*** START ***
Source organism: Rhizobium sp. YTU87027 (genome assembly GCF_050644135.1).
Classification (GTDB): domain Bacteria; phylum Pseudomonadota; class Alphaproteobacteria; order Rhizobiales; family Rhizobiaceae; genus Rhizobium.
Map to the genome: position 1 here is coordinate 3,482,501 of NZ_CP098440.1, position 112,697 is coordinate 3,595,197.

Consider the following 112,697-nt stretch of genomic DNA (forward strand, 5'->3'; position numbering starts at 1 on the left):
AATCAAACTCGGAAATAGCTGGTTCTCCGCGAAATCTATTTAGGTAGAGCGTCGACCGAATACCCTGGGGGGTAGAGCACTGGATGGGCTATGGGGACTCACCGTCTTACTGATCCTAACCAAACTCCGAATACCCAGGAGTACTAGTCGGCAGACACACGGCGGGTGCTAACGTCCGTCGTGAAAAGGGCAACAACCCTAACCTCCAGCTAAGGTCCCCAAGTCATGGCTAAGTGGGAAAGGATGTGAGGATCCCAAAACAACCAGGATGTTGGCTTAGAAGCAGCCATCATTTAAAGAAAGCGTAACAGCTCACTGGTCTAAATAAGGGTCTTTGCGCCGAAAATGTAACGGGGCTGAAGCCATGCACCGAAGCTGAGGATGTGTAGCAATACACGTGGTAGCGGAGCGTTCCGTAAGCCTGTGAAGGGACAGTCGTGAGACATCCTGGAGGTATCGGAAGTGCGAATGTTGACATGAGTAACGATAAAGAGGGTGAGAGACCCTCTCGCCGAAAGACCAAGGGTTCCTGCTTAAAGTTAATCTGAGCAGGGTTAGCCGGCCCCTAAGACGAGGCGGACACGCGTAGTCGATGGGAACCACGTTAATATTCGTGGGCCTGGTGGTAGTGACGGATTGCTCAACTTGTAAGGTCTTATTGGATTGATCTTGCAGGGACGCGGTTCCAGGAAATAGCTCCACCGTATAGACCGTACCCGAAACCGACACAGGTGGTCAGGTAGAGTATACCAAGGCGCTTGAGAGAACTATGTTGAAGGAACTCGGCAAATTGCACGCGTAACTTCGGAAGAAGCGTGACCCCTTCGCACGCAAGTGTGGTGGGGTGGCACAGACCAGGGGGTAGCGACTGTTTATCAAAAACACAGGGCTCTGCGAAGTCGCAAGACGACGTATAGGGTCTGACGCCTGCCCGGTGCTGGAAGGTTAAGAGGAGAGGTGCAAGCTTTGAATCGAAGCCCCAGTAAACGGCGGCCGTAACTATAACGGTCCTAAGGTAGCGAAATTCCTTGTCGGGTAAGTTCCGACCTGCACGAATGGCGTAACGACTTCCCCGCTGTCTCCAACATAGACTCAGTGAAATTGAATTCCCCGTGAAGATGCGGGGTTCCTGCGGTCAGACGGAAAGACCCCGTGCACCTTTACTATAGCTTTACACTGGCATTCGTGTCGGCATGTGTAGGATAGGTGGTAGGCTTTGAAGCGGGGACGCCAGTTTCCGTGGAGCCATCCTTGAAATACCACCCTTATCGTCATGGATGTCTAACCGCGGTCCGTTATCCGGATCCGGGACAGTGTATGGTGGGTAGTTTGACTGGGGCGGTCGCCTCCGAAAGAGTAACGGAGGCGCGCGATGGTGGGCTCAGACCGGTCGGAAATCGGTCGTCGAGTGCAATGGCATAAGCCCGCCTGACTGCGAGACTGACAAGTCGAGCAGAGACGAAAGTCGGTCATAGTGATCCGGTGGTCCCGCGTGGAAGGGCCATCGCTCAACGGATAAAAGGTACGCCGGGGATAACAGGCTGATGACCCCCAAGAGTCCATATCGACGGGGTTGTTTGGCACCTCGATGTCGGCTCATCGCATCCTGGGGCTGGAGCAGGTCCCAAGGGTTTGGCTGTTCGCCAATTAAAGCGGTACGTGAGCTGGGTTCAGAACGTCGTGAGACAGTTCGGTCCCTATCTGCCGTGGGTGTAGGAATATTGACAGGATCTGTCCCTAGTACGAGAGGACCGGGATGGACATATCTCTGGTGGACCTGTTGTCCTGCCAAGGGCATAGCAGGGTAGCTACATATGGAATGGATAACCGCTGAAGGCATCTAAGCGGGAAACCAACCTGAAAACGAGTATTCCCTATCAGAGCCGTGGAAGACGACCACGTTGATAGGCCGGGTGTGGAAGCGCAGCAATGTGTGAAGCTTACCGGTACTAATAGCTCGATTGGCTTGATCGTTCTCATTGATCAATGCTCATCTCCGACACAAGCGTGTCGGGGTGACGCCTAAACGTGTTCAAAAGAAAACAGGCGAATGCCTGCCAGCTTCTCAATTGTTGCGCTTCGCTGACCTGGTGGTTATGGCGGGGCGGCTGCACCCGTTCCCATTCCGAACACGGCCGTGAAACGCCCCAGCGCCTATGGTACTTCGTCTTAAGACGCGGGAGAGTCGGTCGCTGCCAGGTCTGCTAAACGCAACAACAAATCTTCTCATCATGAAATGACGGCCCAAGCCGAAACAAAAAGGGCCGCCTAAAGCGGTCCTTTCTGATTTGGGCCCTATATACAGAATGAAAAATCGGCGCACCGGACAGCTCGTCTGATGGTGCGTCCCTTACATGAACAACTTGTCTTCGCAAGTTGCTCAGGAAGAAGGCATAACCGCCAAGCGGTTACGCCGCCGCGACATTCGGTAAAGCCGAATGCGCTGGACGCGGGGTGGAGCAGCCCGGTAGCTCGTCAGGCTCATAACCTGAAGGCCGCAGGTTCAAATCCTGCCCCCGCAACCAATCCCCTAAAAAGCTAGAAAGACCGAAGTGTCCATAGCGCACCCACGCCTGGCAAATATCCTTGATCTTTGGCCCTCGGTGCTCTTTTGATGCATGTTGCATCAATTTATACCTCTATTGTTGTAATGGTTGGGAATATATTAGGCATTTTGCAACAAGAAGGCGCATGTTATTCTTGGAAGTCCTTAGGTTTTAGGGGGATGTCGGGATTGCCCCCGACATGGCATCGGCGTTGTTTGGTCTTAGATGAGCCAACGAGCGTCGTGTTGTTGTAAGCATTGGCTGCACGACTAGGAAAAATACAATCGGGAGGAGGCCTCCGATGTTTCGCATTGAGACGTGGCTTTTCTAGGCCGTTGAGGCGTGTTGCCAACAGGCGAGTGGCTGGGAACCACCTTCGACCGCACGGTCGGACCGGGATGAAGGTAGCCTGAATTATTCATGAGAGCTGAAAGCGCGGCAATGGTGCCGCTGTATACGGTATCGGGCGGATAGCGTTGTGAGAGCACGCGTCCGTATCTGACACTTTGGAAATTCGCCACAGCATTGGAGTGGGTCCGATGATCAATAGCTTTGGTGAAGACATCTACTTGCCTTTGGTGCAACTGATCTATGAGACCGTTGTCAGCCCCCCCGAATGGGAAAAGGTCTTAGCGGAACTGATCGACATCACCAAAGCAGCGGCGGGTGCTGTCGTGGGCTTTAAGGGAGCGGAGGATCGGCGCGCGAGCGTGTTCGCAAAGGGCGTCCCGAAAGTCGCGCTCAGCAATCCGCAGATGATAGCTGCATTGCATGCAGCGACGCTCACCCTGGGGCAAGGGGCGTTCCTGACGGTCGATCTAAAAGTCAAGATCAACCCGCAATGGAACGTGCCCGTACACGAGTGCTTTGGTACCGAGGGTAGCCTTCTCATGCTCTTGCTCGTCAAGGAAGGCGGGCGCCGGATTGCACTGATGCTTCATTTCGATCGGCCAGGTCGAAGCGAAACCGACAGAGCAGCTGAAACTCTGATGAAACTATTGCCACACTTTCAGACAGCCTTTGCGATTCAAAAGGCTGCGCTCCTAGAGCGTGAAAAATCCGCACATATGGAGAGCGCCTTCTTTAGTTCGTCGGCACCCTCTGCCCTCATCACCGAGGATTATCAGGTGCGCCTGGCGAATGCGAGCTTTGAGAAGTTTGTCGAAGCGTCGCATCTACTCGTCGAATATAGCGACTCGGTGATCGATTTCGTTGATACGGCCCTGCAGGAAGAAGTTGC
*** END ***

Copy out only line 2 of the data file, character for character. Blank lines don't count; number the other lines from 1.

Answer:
Classification (GTDB): domain Bacteria; phylum Pseudomonadota; class Alphaproteobacteria; order Rhizobiales; family Rhizobiaceae; genus Rhizobium.